Jesus Is Comfort
Do you think it’s possible to be drained, worn out, and exhausted yet somehow not depleted? Is it possible to be completely emptied yet somehow filled to overflowing?
Tonight that is how I feel. After a long week of the most incredible but draining work I came home and had a minor meltdown. With tears of exhaustion, I wondered, ‘What do you do when you have poured yourself out as an offering, drained every last droplet of physical, mental, and emotional strength in the doing of what God has given you to do?’ After a small cry, a hot bath, a cup of tea and a piece of fudge (Thank you Mona!) I picked up my Bible. As I read my Life Journal reading late into the night, the voice of God answered my unspoken question with an unexpected response: “You lay down to rest, Child, wake up tomorrow and do it all over again.”
Really? Oh yes. Really!
When God speaks, He speaks the truth.
He nailed me. Before I could squirm away. In those words I was reminded of who I really am.
I am a prisoner of Christ.
My life is not my own.
I’ve given it all to Him.
And even though it might be a totally crazy thing to do, I won’t be taking it back.
Even in moments when I want to.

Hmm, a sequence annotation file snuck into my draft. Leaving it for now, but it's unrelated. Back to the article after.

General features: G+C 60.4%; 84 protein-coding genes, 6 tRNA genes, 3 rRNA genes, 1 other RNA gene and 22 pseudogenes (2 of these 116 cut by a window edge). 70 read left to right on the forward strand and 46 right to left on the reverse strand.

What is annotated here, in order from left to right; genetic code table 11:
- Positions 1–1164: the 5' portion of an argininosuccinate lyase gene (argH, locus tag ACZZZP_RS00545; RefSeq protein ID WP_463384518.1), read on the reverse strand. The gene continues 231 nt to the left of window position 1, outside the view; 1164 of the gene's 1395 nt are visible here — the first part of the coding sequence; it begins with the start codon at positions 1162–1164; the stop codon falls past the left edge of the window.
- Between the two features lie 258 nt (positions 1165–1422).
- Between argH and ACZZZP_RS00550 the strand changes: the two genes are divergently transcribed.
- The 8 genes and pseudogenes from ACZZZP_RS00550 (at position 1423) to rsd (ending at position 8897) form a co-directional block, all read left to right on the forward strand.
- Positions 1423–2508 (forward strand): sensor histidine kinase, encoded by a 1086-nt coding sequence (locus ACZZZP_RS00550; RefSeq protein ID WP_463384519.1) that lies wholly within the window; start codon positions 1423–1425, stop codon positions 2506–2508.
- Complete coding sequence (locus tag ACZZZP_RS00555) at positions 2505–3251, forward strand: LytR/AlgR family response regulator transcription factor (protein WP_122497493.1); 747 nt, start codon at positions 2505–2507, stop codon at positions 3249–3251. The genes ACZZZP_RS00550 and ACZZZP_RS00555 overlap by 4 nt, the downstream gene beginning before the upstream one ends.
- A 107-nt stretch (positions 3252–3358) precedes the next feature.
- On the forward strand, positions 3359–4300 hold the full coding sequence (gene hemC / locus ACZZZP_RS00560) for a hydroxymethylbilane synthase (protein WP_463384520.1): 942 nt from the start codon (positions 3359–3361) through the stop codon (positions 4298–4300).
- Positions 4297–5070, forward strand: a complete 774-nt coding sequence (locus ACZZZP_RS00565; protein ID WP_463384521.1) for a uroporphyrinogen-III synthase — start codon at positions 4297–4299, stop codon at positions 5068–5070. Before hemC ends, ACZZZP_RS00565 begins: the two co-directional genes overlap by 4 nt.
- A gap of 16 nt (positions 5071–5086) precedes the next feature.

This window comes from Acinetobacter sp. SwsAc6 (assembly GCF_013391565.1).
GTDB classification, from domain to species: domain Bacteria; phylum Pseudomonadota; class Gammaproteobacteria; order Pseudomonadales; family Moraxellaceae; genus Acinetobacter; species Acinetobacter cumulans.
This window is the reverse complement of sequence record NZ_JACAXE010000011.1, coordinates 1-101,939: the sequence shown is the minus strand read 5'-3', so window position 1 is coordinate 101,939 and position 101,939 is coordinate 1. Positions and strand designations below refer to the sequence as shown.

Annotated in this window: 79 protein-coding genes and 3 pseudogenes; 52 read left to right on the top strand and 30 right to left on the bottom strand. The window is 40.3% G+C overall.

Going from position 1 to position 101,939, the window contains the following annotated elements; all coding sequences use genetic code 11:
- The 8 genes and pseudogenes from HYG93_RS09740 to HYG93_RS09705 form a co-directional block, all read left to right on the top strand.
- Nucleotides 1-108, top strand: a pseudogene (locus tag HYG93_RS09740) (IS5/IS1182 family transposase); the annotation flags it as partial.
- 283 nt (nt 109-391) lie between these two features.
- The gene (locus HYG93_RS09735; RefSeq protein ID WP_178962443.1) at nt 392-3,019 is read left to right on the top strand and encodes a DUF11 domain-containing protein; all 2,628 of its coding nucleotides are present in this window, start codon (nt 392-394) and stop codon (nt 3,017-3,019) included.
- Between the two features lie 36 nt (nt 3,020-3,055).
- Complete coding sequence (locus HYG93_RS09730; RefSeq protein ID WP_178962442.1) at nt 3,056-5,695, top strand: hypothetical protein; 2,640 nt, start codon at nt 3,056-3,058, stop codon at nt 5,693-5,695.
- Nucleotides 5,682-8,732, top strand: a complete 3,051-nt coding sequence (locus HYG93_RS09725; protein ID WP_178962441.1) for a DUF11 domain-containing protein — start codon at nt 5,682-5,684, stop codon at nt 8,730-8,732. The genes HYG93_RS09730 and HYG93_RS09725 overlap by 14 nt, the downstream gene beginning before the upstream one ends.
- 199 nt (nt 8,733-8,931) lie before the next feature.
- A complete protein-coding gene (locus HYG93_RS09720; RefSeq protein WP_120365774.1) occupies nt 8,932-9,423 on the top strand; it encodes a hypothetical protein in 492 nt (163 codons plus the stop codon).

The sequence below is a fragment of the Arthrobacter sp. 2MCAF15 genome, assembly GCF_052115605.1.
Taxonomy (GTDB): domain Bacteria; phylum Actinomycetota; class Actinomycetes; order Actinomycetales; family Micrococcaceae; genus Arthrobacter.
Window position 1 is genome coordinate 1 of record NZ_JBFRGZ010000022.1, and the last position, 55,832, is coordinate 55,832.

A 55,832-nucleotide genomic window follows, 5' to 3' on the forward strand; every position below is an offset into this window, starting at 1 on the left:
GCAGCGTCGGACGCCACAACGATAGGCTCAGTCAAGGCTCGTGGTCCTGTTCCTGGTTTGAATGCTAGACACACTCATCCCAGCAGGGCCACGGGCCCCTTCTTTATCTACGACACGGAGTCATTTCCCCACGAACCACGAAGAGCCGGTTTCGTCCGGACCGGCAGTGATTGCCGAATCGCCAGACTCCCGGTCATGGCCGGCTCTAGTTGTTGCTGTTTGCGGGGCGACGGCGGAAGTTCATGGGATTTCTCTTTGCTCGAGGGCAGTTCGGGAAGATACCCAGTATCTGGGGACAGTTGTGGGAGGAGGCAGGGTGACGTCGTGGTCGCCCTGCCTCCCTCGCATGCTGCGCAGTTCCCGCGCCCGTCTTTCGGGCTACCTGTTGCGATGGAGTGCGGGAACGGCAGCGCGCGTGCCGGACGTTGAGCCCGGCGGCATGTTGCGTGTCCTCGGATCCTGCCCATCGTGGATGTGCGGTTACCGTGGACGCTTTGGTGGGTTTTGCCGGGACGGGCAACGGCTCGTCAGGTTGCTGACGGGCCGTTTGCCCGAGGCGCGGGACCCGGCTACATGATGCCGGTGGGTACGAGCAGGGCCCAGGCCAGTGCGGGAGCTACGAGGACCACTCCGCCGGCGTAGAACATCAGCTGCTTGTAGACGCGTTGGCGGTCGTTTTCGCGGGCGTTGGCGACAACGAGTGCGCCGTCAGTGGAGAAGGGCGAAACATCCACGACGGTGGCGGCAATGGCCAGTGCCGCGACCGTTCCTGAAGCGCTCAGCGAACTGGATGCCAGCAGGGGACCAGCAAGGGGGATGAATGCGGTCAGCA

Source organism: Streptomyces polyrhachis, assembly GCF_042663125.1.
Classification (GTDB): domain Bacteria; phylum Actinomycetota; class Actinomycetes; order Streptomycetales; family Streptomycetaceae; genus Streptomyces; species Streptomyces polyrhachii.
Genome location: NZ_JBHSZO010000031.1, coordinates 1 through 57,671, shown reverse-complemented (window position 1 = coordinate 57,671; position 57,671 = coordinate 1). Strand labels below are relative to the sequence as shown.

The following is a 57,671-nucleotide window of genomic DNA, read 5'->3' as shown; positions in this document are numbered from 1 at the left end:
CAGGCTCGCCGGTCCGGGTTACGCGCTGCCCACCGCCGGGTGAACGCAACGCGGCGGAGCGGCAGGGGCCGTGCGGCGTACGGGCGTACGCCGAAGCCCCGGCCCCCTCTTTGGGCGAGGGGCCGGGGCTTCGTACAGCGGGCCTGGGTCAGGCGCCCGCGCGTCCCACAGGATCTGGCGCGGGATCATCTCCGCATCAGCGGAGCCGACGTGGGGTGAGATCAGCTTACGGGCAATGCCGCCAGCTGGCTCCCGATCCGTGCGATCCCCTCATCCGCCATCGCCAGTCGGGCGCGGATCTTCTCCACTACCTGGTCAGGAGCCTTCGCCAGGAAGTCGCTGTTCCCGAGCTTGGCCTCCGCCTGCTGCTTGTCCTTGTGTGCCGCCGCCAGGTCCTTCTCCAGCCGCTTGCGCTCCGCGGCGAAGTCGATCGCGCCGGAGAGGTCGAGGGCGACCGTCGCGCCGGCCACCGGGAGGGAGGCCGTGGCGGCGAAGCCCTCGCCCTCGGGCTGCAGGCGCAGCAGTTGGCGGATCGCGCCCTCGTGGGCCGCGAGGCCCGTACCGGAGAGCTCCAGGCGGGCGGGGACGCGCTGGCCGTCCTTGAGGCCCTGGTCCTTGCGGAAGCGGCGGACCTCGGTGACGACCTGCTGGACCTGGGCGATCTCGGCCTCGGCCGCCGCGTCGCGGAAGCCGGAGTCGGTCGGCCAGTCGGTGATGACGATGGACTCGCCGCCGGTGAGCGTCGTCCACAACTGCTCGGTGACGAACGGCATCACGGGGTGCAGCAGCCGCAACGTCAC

Because I am gaining more than I am giving. So. Much. More.
Somehow when I give it all to Him, I’m battered and worn out, but full. No, not just “full”, but FULL!
And even more than full… fulfilled.
Friends of God, I am convinced we are not called to be comfortable. We are called to serve the Comforter. There is an entire world of difference between the two. If this is sounding a bit radical, surely that’s because it is!
The King of Heaven and earth has not called us to live measured, secure, safe or comfortable days of precision. He has called us to live messy, passionate, fulfilled, fruitful, courageous days of promise!
Several times in the book of Philemon Paul confesses who he really is in a way that reminds us who we really are too. Philemon is a letter to another brother in Christ who happens to be the owner of Onesimus, a Roman slave. Paul writes this letter to Philemon while literally being held under house arrest, a prisoner, not free to go and do as he would like. But he does not refer to himself as a prisoner of Rome, though that is how things stand. Because that’s not all there is to it.
No, Paul is a prisoner of Christ.
Paul is concerned for his friend, Onesimus. He must go back and make it right with the one who “owns” him. But something has changed since he ran away. He has become a disciple of Jesus Christ of Nazareth, the One who changes everything. Now Onesimus is not just a slave to Philemon, he is a slave to Christ. And Christ followers do weird and crazy things sometimes. Like voluntarily going back to the slave master you ran away from. Philemon has legal authority over his life. Onesimus’ life is not his own.
But neither is mine.
And neither is yours, I’m sorry to say.
If you’ve given your life to Christ, it’s hidden in Him.
But surely, there’s no better place for our lives to be found… than poured out to make His name famous.
So tomorrow, when I wake up, I’m going to give it all I’ve got again. And the next day. And the next. Because there are people who need to know who Jesus is; who need the Comforter way more than I need my comfort.